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This article explores the nature of sociotechnical work in safety-critical operations as it unfolds in settings that are characterised by multidisciplinary interpretative work in high-tech environments, where direct access to the phenomena of interest is restricted and the dependence on sensor data and model support is high. The type of work that is described in the article—labelled ‘Integrated Operations’ in the petroleum industry—has some characteristic features that it shares with many other work settings which are becoming increasingly typical for managing complicated, sociotechnical work in our times. Sensework denotes a type of sociotechnical work in safety-critical operations where groups of professionals try to put together pieces of information to create a coherent picture to give meaning to familiar and unfamiliar situations. Although related to, sensework should not be confused with sensemaking; sensework is described as both something more and something less than sensemaking. Sensework is described as unfolding along three axes: a cognitive axis, a strategic axis and an organisational axis. Furthermore, through its fluctuation along these axes, sensework points towards two different views of work: work as imagined and work as done. Epistemologically, these dimensions may be understood as rationalist and constructivist dimensions of safe operations. Future research on sensework will hopefully challenge and develop both the empirical scope and the conceptual descriptions in this paper. The delimitation to safety-critical work in this article and the way in which sensework is conceptualised should not be seen as categorical constraints; these are starting points, not end points.
Key wordsSafety-critical operations Sensework Sociotechnical work Work as imagined Work as done
This research was funded by the Center for Integrated Operations in the Petroleum Industry (http://www.iocenter.no). Many thanks to Irene Wærø, who contributed substantially to the empirical study. Ragnar Rosness has also been an important discussion partner. Thanks also to the IO3 research group at the Center for Integrated Operations in the Petroleum Industry for many interesting discussions on the material and the analyses. Many thanks to Petter Almklov, Jens Røyrvik and Thomas Østerlie who has been important discussion partners on the more general idea of sensework. Thanks also to the reviewers for constructive comments.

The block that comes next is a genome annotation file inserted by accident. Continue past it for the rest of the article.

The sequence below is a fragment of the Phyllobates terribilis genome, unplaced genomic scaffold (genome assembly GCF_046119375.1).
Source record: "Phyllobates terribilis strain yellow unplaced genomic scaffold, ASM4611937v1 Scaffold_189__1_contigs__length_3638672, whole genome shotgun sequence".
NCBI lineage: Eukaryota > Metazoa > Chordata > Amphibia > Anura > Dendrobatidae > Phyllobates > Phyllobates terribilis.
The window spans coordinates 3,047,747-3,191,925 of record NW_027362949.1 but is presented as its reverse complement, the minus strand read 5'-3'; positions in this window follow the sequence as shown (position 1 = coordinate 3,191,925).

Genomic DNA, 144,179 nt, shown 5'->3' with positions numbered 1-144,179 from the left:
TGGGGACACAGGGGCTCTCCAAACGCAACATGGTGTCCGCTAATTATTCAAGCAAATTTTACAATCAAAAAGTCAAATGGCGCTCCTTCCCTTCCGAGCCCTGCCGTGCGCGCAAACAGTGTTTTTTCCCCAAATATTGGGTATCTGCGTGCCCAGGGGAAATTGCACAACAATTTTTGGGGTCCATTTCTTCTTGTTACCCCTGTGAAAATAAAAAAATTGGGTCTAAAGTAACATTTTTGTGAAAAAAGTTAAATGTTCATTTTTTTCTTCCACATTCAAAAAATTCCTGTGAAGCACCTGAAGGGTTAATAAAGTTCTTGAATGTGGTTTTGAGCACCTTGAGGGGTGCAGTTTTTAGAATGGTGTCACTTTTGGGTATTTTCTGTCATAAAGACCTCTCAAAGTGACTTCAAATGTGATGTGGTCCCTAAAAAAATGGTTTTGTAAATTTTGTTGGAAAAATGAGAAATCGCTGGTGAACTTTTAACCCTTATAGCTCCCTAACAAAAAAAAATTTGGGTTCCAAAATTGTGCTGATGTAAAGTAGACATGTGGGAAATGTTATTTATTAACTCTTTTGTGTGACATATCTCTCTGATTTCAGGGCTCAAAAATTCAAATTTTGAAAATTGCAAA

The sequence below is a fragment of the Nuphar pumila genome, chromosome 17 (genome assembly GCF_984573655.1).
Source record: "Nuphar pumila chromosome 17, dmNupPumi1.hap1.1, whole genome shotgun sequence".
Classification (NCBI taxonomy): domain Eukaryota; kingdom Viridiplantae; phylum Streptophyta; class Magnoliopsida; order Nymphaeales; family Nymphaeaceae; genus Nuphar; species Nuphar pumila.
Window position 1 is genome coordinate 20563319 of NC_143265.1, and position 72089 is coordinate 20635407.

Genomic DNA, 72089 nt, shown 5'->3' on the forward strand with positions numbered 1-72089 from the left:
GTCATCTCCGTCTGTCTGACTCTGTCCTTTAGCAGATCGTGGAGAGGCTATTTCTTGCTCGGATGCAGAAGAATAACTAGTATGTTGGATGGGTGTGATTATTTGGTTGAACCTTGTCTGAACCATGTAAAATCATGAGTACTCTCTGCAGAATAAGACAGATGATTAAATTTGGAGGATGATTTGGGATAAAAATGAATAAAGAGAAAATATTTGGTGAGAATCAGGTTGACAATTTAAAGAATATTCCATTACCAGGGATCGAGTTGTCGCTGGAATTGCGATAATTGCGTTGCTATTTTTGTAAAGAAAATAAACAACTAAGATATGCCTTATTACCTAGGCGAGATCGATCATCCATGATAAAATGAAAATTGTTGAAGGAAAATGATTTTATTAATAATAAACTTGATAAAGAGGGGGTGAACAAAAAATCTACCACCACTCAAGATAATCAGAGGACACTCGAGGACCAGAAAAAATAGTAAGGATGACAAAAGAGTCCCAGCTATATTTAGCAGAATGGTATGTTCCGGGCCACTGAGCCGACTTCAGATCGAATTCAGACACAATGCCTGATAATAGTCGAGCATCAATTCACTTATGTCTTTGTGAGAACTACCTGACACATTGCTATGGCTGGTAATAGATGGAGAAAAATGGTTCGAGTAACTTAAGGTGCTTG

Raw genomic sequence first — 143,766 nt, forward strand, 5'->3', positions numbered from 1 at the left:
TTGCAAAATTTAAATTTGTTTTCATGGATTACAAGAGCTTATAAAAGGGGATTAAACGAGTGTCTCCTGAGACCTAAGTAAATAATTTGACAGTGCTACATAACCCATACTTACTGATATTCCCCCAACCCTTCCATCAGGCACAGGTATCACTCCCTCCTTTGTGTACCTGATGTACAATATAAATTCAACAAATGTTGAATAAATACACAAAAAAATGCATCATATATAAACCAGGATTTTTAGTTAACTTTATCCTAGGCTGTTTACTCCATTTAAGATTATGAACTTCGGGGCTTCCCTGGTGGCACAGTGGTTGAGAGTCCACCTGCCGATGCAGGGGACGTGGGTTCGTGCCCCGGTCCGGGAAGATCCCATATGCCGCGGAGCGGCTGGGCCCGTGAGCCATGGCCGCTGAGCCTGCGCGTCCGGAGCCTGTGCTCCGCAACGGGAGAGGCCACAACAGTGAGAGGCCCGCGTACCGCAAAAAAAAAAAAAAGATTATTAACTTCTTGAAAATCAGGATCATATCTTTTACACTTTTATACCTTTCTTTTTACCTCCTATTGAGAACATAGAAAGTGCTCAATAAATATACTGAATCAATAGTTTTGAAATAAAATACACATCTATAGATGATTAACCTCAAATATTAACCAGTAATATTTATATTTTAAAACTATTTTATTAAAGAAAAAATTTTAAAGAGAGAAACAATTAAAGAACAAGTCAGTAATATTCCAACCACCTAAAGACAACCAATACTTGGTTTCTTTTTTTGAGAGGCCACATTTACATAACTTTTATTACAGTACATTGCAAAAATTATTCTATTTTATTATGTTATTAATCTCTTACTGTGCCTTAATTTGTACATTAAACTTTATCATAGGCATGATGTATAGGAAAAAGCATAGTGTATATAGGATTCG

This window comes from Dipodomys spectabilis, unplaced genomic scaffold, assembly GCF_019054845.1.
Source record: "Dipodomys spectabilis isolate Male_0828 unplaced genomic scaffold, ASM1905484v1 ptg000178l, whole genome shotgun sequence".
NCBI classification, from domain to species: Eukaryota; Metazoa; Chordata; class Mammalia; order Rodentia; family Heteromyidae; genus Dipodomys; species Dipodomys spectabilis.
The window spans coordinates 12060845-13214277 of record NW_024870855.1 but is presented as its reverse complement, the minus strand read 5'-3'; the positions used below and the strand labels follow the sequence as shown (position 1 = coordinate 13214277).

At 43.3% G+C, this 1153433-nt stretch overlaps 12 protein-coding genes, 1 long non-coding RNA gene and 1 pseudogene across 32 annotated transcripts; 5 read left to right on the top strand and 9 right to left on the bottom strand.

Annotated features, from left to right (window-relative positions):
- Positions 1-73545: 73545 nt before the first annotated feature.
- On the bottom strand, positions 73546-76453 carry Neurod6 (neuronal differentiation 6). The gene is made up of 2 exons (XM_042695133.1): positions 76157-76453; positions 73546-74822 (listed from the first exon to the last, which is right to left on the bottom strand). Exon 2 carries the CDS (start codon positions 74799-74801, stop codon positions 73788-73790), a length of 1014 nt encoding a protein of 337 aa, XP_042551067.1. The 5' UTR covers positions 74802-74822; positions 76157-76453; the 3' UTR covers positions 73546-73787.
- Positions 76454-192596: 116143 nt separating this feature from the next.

As indicated towards the end of the article, future research will show the potential for generalising sensework and making it relevant to other empirical domains. However, as a point of departure and as argued elsewhere in this article, a demarcation such as that made in this study has a value of its own.
This work includes 50 interviews and extensive observation over a period of 3 months.
These field cases are described in Section 5.
For a more detailed review of the agenda, see Section 4.1.
Contingencies and breakdown in the course of action are relative terms. For an observer, it may be difficult to judge how ‘normal’ a situation is; what one may find dramatic may be everyday situations for the rig team and a potentially dangerous situation does not necessarily stand out as dramatic. It was thus of great help having professional experience from the field. This made it possible to register and make use of much smaller contingencies and less obvious breakdowns in the course of action and to turn these situations into valuable empirical material in a way that would be more difficult for an observer without practical experience in the field. I am not saying that breakdowns are necessary to describe sensework, but that it makes it easier. In addition, the ‘weak’ contingencies and breakdowns registered by the trained eye may be seen as a completely routine situation by an observer with less experience in the field.
As a general example: trust is an aspect of organisational culture that may take time to develop.
Although English is the official language, Norwegian may be used when all participants are Norwegian.